Whale of a number
Super-aggregation of humpbacks found off Antarctic Peninsula
Posted May 6, 2011
Scientists reported last week in the online science journal PLoS ONE that they observed a “super-aggregation” of more than 300 humpback whales gorging on the largest swarm of Antarctic krill seen in more than 20 years in bays along the western Antarctic Peninsula.
It’s a whale of a sighting — but researchers warn the record numbers may be a short-lived phenomenon based on climate changes and human pressures under way in the region.
The Duke University -led team tracked the super-aggregation of krill and whales during a six-week expedition funded by the National Science Foundation’s Office of Polar Programs to Wilhelmina Bay and surrounding waters in May 2009. The team returned in May 2010 and recorded similar numbers. Smaller but still higher-than-normal counts were also reported in neighboring Andvord Bay.
“Such an incredibly dense aggregation of whales and krill has never been seen before in this area at this time of year,” said Douglas P. Nowacek , Repass-Rodgers University Associate Professor of Conservation Technology at Duke, in a press release.
The scientists had ventured to the region to learn more about the whales’ feeding behavior and to quantify how much krill the humpbacks and other whale species are consuming.
The researchers used acoustic recording tags to collect much of their data. The tags, about the size of a paperback novel, contain sensors and a hard drive, and attach to the whale by suction cups. The instrument tracks the animals and records their acceleration, movement and heading — information the researchers can use to help characterize feeding behavior. It can also record the whale’s vocalizations, allowing scientists to listen as whales feed and interact underwater.
Krill is the preferred meal for many of the apex, or top, predators in the region, such as seals, penguins and whales like the humpback, which can grow up to 16 meters long. Scientists have noted a decline in krill biomass in recent decades, which they say is linked to the declining duration of winter sea ice, a key habitat for juvenile krill. Changes in the climate, particularly in the winter, are affecting the sea ice.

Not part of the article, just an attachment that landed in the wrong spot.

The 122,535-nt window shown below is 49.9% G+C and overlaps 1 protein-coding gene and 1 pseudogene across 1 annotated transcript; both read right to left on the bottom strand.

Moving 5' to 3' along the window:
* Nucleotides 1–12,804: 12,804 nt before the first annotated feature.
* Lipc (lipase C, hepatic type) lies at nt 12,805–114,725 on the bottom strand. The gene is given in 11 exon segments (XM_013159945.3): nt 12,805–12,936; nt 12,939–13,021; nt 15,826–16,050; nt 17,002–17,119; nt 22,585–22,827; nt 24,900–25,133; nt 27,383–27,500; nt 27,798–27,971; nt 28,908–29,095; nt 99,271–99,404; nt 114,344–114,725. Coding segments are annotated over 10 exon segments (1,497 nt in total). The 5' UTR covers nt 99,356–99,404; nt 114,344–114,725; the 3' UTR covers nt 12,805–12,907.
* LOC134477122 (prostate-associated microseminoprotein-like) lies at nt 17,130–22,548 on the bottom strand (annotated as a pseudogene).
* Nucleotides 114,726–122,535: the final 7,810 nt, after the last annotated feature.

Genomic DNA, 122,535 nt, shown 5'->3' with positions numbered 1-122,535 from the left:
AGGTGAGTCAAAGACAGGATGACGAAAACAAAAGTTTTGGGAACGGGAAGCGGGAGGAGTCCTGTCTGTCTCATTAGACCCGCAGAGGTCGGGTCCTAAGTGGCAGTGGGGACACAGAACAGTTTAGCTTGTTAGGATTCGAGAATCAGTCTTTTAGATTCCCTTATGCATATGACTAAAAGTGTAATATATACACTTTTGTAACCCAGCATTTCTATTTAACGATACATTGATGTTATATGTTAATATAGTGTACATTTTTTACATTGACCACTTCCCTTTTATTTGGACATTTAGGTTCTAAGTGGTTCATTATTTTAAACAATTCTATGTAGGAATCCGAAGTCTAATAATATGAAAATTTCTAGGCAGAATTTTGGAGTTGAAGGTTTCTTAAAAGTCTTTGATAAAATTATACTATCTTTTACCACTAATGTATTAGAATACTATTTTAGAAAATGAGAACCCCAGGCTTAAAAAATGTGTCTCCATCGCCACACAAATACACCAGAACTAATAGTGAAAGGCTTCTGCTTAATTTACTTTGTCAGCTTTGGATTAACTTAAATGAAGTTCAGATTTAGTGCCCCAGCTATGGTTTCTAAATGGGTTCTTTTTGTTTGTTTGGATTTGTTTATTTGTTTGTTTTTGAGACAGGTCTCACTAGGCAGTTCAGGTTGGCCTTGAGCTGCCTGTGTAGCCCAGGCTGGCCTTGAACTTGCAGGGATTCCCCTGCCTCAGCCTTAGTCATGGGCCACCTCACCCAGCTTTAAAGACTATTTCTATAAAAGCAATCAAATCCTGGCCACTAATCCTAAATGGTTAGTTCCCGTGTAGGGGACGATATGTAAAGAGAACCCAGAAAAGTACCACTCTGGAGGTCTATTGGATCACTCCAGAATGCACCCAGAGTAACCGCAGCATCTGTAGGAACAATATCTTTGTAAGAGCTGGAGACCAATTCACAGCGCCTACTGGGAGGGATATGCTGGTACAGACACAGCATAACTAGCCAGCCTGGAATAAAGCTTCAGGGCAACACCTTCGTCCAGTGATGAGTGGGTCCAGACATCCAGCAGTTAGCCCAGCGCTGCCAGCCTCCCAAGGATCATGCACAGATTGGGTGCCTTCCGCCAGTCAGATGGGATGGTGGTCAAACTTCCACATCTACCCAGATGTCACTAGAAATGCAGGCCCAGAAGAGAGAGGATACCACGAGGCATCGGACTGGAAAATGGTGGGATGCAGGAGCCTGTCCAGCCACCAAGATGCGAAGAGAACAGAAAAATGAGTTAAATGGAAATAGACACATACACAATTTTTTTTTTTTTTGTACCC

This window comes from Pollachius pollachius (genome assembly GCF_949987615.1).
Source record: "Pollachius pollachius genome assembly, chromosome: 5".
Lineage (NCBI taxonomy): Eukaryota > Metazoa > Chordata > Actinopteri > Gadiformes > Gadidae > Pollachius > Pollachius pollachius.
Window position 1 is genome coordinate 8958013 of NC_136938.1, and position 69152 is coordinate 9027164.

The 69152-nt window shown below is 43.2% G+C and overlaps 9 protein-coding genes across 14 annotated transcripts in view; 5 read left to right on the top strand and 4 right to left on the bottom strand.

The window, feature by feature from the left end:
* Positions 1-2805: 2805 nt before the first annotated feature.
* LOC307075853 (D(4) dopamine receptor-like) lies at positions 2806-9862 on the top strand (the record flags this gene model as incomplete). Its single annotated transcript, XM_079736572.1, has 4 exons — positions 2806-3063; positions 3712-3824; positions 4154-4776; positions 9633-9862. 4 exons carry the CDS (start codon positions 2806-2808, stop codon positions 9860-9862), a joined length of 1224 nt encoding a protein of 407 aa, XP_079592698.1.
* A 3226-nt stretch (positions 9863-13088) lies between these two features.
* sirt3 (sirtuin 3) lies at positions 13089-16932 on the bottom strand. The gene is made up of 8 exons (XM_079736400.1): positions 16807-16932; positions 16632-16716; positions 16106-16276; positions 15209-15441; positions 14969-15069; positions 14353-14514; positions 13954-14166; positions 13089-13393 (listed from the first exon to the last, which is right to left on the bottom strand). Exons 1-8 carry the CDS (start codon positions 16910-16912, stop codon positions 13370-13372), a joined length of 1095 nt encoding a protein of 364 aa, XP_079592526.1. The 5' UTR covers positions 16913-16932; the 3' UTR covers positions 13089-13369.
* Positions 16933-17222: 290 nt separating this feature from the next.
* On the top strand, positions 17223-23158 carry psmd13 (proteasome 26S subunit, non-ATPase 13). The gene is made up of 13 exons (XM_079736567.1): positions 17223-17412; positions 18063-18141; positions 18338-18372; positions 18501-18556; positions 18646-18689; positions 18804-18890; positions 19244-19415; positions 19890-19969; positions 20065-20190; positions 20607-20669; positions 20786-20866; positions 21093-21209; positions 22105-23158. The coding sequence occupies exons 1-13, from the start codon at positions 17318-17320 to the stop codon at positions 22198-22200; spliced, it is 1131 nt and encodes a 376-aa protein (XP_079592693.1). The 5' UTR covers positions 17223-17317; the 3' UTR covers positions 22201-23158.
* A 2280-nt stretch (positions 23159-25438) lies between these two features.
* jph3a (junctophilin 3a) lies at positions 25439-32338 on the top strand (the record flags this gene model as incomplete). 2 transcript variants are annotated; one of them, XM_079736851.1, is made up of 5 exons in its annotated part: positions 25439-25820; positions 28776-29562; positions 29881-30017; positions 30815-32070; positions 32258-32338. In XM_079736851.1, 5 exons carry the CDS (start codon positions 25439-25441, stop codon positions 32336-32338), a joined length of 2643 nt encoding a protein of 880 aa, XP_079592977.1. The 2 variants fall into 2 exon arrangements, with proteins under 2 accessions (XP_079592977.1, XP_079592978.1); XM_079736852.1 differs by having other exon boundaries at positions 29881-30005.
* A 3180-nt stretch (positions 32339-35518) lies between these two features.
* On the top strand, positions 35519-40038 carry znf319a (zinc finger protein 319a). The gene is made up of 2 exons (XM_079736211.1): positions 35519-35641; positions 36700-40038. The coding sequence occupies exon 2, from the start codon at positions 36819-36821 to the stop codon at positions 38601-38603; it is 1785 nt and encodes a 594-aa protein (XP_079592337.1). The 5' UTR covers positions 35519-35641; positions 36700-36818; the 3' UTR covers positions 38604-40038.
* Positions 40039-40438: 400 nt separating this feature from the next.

“The lack of sea ice is good news for the whales in the short term, providing them with all-you-can-eat feasts as the krill migrate vertically toward the bay’s surface each night. But it is bad news in the long term for both species, and for everything else in the Southern Ocean that depends on krill,” said Ari S. Friedlaender , co-principal investigator on the project and research scientist at Duke, in the same news release.
NOAA scientists working in the western Antarctic Peninsula published a paper in April that blamed declining penguin populations on the drop in krill populations. The NOAA team, whose work is also partly supported by the NSF, noted that commercial krill fishing is also on the rise, putting further pressure on the delicate polar food web. [See previous article: Food shortage.]
Around the western Antarctic Peninsula, krill migrate in austral autumn from open ocean waters to phytoplankton-rich bays and fjords, where juveniles feed and the population overwinters under the protective cover of ice.
“If there are more areas with large aggregations of krill hanging out in waters where sea ice has diminished, you could see a big decrease in the standing krill stock, especially if we have a few years of back-to-back bad ice and the krill can’t replenish themselves,” Friedlaender said.
Whales can migrate long distances and might be able to find food elsewhere, but may be affected in other ways, as evidenced by snippets of unexpected sounds being transmitted by 11 whales the Duke team tagged in the study.
“We’re starting to hear songs being produced by whales in the Antarctic — sexual advertisements typically heard only in humpback breeding grounds that are located thousands of miles away from these bays,” Friedlaender said.
Humpback whales typically reproduce once every three years, “so if a female doesn’t have to go to the breeding grounds every year — if she has access to food here and isn’t being forced out by sea cover — why should she leave?” Nowacek said.
The presence of more females, coupled with access to a nightly krill feast, entices more males to stick around, too. “So this may affect the timing and location of humpback breeding and other important lifecycle events,” he said.
NSF-funded research in this story: Douglas P. Nowacek, Duke University, Award No. 0739483 ; Meng Zhou, University of Massachusetts, Award No. 0739566 ; Peter Tyack, Woods Hole Oceanographic Institution, Award No. 0739517 .
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